Hotels, motels, resorts, cottages, and more for the whole family - pets included!

Pet Friendly Newsletter - November 2007


"A well-trained dog will make no attempt to share your lunch. He will just make you feel so guilty that you cannot enjoy it." (Helen Thomson)

"When dogs leap onto your bed, it's because they adore being with you. When cats leap onto your bed, it's because they adore your bed." (Alisha Everett)


"These 3 wise Westies take having their picture taken very seriously. In the middle is Can/Am Champion Scoreybrek Sailor Boy (aka Frankie), on the left is Frankie's son Saylor, and on the right is their friend and neighbor Jordy."
- Jack B. of Toronto, Ontario

"Here is a photo of my dogs, Cash and Rutt. They are best buds and have been together since they were 3 months old. It was a sunny but cool crisp morning when they moved from their houses in the shade out to the yard with the sun to continue sleeping..."
- Chrystal S. of Alliston, Ontario

"Zeke and Belle! Zeke's the big puppy and Belle is 9 years old."
- Heather of Windsor, Ontario

"From left to right on our cottage sofa are Bella in her happy position, her daughters Mara and Csillag completely zoned, and Uncle Theo wondering why we had the camera out again. Being Pugs their best moments are just laying around with their people so they loved night time when we were all playing games or reading and they could just cuddle in. Thanks again for you service, we have made several trips booking through information you provided."
- Pat G. of London, Ontario


Dogs are master manipulators... those pleading eyes or a cutely raised paw can quickly convince pet owners to give their pets a "little treat". Unfortunately, those little treats begin to add up - and too many calories can lead to fat dogs.

There's a myth that spaying or neutering your dog makes it fat. This is just an excuse. There are many spayed and neutered pets who are in good body condition. The key is providing your pet with adequate exercise and the appropriate number of calories.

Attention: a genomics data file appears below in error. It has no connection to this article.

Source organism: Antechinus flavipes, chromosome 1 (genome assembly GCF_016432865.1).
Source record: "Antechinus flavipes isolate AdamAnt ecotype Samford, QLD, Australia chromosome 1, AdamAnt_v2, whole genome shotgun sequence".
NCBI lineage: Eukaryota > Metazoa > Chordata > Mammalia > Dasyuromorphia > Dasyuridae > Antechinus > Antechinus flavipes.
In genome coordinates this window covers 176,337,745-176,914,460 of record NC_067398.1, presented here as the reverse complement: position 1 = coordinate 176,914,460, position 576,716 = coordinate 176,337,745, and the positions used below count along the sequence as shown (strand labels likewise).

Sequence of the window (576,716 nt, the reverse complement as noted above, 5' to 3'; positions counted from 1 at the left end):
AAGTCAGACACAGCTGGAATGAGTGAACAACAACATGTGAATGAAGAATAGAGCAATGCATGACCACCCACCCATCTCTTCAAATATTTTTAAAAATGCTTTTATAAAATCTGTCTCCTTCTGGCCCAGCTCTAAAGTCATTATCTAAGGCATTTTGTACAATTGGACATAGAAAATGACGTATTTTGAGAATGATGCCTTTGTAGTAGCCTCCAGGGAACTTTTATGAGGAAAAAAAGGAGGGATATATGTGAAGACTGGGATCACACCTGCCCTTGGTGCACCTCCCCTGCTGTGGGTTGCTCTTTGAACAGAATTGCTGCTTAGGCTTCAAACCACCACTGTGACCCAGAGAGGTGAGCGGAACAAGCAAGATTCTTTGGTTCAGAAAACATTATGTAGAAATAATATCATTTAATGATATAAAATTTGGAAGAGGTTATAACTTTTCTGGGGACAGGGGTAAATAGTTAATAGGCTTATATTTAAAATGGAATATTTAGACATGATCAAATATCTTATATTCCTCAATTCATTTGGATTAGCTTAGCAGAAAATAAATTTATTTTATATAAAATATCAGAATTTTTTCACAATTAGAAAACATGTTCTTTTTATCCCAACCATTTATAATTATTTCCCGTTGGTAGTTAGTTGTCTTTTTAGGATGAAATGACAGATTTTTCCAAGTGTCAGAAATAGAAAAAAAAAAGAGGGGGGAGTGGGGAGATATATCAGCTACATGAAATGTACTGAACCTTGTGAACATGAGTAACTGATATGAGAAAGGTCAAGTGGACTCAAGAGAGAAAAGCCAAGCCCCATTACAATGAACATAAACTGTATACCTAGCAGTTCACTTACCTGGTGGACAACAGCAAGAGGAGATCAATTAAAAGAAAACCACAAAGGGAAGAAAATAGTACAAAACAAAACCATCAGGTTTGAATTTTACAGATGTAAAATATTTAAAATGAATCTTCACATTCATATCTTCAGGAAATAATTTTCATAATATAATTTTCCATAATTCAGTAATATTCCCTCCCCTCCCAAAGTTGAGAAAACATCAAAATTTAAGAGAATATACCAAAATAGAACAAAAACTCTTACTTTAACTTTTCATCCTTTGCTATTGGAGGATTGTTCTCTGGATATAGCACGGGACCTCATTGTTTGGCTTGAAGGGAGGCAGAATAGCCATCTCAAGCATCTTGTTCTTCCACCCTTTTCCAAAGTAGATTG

Why bother to go through the hassle of keeping your dog in sleek shape? What's wrong with a few extra pounds? Aside from missing out on the fun of an active dog life (rolling in the grass, romping through the woods, frolicking with other canine friends, etc), obesity can lead to:

  • Joint problems - the extra weight puts more demand on joints that weren't meant to handle it.
  • Extra stress on heart and on lungs, which need to work harder.
  • Breathing problems.
  • Greater susceptibility to injuries.
  • Heat intolerance.
  • Health risks such as diabetes.

Some pet's weight issues may actually be due to medical reasons. In these cases your veterinarian will be able to advise you best on how to keep your pet as healthy as possible.

Otherwise, here are a few ways you can help your dog maintain a healthy body weight:

  • Use the guides on the back of food packages only as a suggestion. You will need to find the right amount to feed your dog so that he keeps a healthy weight, which may differ from what's stated on the package.

  • Measure your pet's food. It's easy to feed too much when you're just 'eye-balling' the portion.

  • Don't "free feed". That is, don't leave food accessible all the time. Many dogs will overeat just because it's available.

  • Take into account the number of treat(s) you offer your dog. If your dog gets more than the usual treats one day, cut back on the amount you feed him for his next meal.

  • Ask guests or other pet owners you meet at the park not to give your dog treats unless you okay it first. Once you know how many treats he's had you can adjust his meals accordingly.

  • Provided your vet says that your dog is in appropriate health, then exercise your dog regularly. It will help to keep your dog's joints lubricated and healthy, and maintain his muscles (note: putting your dog in the yard by himself isn't "exercise"!). Regular exercise is best, rather than the occasional strenuous hike or play time. Exercising your dog will also give you the opportunity to bond with your pet. And it's fun! Watching a dog bounding joyfully down a trail or rolling ecstatically in the grass is a great stress reliever.

Regular exercise and appropriate nutrition will help your four-legged pal to lead a long, healthy, and happy life.

© Copyright 2001-2018 by Pet Friendly Canada. All rights reserved.
TM Pet Friendly is a Registered Trademark the property of Pet Friendly Canada.
List your pet-friendly hotel, motel, resort, cottage, B&B or other lodging on
Join this site
Help reduce the number of homeless and unwanted pets.
Please spay or neuter your pet!